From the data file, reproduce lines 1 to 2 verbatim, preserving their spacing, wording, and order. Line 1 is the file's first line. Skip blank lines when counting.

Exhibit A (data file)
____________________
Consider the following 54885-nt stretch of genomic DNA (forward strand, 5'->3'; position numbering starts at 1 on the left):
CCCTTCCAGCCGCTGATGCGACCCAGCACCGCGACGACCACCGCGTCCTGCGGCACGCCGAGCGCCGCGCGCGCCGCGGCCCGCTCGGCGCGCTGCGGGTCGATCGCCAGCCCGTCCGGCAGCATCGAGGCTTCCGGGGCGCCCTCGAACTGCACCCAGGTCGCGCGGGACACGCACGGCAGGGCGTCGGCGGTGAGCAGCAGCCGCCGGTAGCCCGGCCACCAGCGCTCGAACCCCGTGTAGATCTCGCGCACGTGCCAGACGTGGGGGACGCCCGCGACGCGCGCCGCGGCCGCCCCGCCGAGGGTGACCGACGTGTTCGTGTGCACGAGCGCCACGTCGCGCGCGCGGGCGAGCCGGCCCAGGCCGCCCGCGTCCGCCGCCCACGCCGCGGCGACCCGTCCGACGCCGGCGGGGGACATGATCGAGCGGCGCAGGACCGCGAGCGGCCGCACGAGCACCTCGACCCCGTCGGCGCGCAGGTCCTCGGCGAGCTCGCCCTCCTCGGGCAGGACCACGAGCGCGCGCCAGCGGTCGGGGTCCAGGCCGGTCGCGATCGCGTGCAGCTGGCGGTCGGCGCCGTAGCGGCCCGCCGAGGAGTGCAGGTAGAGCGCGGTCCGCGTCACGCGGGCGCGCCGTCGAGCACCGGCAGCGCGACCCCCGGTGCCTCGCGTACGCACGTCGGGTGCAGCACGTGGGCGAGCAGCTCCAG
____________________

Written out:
Consider the following 54885-nt stretch of genomic DNA (forward strand, 5'->3'; position numbering starts at 1 on the left):
CCCTTCCAGCCGCTGATGCGACCCAGCACCGCGACGACCACCGCGTCCTGCGGCACGCCGAGCGCCGCGCGCGCCGCGGCCCGCTCGGCGCGCTGCGGGTCGATCGCCAGCCCGTCCGGCAGCATCGAGGCTTCCGGGGCGCCCTCGAACTGCACCCAGGTCGCGCGGGACACGCACGGCAGGGCGTCGGCGGTGAGCAGCAGCCGCCGGTAGCCCGGCCACCAGCGCTCGAACCCCGTGTAGATCTCGCGCACGTGCCAGACGTGGGGGACGCCCGCGACGCGCGCCGCGGCCGCCCCGCCGAGGGTGACCGACGTGTTCGTGTGCACGAGCGCCACGTCGCGCGCGCGGGCGAGCCGGCCCAGGCCGCCCGCGTCCGCCGCCCACGCCGCGGCGACCCGTCCGACGCCGGCGGGGGACATGATCGAGCGGCGCAGGACCGCGAGCGGCCGCACGAGCACCTCGACCCCGTCGGCGCGCAGGTCCTCGGCGAGCTCGCCCTCCTCGGGCAGGACCACGAGCGCGCGCCAGCGGTCGGGGTCCAGGCCGGTCGCGATCGCGTGCAGCTGGCGGTCGGCGCCGTAGCGGCCCGCCGAGGAGTGCAGGTAGAGCGCGGTCCGCGTCACGCGGGCGCGCCGTCGAGCACCGGCAGCGCGACCCCCGGTGCCTCGCGTACGCACGTCGGGTGCAGCACGTGGGCGAGCAGCTCCAG